Furthermore, in the case a carrier film other than a metal foil is laminated on the outermost layer of the aforementioned laminate, the metal foil can be laminated on the exposed resin layer by removing the aforementioned carrier film. On the other hand, in the case of using a laminate in which a metal foil is laminated as a carrier film on the outermost layer on at least one side, the metal-clad laminate of the present invention can be obtained by subjecting to heated pressure molding with the aforementioned metal foil still laminated without removing.

Examples of metal foil used in the metal-clad laminate of the present invention include metal foil made of copper, copper alloy, aluminum, aluminum alloy, silver, silver alloy, gold, gold alloy, zinc, zinc alloy, nickel, nickel alloy, tin, tin alloy, iron and iron alloy.

3. Printed Wiring Board

The printed wiring board of the present invention is provided with one or more layers of a conductor circuit layer on at least one side of the aforementioned insulating substrate of the present invention.

A printed wiring board is obtained by using the aforementioned insulating substrate or metal-clad laminate as a core substrate, forming a conductor circuit on one side or both sides thereof by a known method such as a subtractive method, additive method or semi-additive method, and electrically connecting both sides. Normally, a multilayer printed wiring board is obtained by building up interlayer insulating layers and conductor circuit layers on an inner layer circuit formed in the core substrate, electrically connecting the conductor circuit layers, exposing only the terminal portions of the circuit of the outermost layer, and coating the terminal portions with solder resist.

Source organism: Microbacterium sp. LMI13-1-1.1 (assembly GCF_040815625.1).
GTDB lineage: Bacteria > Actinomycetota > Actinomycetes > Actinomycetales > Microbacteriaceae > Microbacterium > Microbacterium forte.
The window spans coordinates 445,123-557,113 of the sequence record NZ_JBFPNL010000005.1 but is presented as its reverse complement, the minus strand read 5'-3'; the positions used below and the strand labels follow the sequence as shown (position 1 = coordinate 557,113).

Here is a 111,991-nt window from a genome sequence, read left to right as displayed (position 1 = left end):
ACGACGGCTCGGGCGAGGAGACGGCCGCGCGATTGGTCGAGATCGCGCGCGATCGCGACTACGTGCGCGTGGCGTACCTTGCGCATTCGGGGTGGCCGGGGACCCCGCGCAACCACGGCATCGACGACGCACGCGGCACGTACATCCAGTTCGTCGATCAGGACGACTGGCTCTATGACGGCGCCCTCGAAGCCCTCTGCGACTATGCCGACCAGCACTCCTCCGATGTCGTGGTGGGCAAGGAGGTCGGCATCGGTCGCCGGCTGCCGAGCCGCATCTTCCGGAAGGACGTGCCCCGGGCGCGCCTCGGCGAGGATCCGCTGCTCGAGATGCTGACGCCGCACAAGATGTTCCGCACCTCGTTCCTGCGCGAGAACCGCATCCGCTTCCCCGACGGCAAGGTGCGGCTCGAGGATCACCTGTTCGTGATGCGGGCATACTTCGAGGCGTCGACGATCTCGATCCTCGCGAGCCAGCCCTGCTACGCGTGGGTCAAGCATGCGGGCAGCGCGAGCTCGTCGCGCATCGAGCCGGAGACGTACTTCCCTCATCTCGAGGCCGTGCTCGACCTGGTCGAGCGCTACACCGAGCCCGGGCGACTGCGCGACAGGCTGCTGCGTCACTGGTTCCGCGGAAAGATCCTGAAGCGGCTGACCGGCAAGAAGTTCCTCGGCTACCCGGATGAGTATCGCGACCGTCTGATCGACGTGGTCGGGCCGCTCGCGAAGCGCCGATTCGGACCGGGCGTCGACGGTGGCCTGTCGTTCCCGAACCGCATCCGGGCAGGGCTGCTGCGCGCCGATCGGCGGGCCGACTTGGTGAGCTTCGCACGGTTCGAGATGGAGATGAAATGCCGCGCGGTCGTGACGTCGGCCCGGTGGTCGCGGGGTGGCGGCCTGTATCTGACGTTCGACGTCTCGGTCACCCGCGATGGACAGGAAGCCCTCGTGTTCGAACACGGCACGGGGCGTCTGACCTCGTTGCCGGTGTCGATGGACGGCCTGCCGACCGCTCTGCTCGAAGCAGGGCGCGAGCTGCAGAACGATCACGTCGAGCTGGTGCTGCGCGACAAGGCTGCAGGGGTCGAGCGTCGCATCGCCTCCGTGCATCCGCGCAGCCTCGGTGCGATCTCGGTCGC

A sheet or prepreg of a heat-curable resin composition can be used for the built-up interlayer insulating layer. A semi-additive method is preferably used to form the conductor circuit layer on the interlayer insulating layer. Electrical connections between both sides of the core substrate or between each of the conductor circuit layers can be made by forming holes with a drill or laser and then forming electrical connections by plating the holes or filling with an electrically conductive material.

In general, printed wiring boards prior to being mounted with a semiconductor element have the potential for the occurrence of positive warping or negative warping due to the effects of the ratio of residual metal (residual area) contained in the conductor circuit layers provided on surface where the semiconductor element is mounted and the circuit pattern thereof, and the ratio of residual metal contained in the conductor circuit layers provided on the opposite side where a semiconductor element is not mounted and the circuit pattern thereof, and what is more, positive warping or negative warping can occur irregularly between individual products even if they use printed wiring boards having the same specifications.

In contrast, in the present invention, an insulating substrate serving as the insulating portion of the core substrate contains one or more fibrous base material layers and two or more resin layers, the outermost layers on both sides are composed of cured products of resin layers in the form of laminates, at least one of the fibrous base material layers is shifted towards a first side or a second side with respect to a reference position of the corresponding order, and there are no fibrous base material layers that are shifted in different directions. As a result, the aforementioned insulating substrate and a printed wiring board that uses the insulating substrate are able to control the direction and degree of warping by being formed either warped outward in the direction in which the fibrous base material layer is shifted or formed flat.